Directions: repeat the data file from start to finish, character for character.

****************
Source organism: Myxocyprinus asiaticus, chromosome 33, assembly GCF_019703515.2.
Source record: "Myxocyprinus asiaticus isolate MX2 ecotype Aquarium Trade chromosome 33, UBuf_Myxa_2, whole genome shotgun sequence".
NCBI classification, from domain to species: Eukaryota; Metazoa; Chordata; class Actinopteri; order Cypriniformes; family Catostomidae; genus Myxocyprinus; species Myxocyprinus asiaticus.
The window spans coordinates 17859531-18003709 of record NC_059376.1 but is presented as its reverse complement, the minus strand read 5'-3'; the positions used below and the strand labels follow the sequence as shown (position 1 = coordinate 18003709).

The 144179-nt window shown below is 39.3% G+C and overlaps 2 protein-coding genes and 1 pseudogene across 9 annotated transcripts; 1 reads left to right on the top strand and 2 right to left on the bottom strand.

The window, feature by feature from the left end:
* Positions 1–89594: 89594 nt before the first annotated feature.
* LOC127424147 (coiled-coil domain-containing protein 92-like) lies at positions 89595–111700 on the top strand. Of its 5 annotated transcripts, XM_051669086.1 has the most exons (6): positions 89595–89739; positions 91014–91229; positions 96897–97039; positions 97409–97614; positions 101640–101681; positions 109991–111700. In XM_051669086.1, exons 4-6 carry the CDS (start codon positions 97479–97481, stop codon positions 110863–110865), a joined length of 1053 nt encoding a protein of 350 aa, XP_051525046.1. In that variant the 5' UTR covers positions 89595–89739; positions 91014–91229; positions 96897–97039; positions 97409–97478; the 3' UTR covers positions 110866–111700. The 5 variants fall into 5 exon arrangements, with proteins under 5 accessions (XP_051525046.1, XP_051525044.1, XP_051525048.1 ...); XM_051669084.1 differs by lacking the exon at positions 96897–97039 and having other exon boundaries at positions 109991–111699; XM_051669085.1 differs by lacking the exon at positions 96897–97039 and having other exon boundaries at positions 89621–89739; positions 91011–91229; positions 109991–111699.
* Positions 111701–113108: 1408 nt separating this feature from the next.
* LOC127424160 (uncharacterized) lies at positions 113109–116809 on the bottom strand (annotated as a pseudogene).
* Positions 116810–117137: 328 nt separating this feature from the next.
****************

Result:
Source organism: Myxocyprinus asiaticus, chromosome 33, assembly GCF_019703515.2.
Source record: "Myxocyprinus asiaticus isolate MX2 ecotype Aquarium Trade chromosome 33, UBuf_Myxa_2, whole genome shotgun sequence".
NCBI classification, from domain to species: Eukaryota; Metazoa; Chordata; class Actinopteri; order Cypriniformes; family Catostomidae; genus Myxocyprinus; species Myxocyprinus asiaticus.
The window spans coordinates 17859531-18003709 of record NC_059376.1 but is presented as its reverse complement, the minus strand read 5'-3'; the positions used below and the strand labels follow the sequence as shown (position 1 = coordinate 18003709).

The 144179-nt window shown below is 39.3% G+C and overlaps 2 protein-coding genes and 1 pseudogene across 9 annotated transcripts; 1 reads left to right on the top strand and 2 right to left on the bottom strand.

The window, feature by feature from the left end:
* Positions 1–89594: 89594 nt before the first annotated feature.
* LOC127424147 (coiled-coil domain-containing protein 92-like) lies at positions 89595–111700 on the top strand. Of its 5 annotated transcripts, XM_051669086.1 has the most exons (6): positions 89595–89739; positions 91014–91229; positions 96897–97039; positions 97409–97614; positions 101640–101681; positions 109991–111700. In XM_051669086.1, exons 4-6 carry the CDS (start codon positions 97479–97481, stop codon positions 110863–110865), a joined length of 1053 nt encoding a protein of 350 aa, XP_051525046.1. In that variant the 5' UTR covers positions 89595–89739; positions 91014–91229; positions 96897–97039; positions 97409–97478; the 3' UTR covers positions 110866–111700. The 5 variants fall into 5 exon arrangements, with proteins under 5 accessions (XP_051525046.1, XP_051525044.1, XP_051525048.1 ...); XM_051669084.1 differs by lacking the exon at positions 96897–97039 and having other exon boundaries at positions 109991–111699; XM_051669085.1 differs by lacking the exon at positions 96897–97039 and having other exon boundaries at positions 89621–89739; positions 91011–91229; positions 109991–111699.
* Positions 111701–113108: 1408 nt separating this feature from the next.
* LOC127424160 (uncharacterized) lies at positions 113109–116809 on the bottom strand (annotated as a pseudogene).
* Positions 116810–117137: 328 nt separating this feature from the next.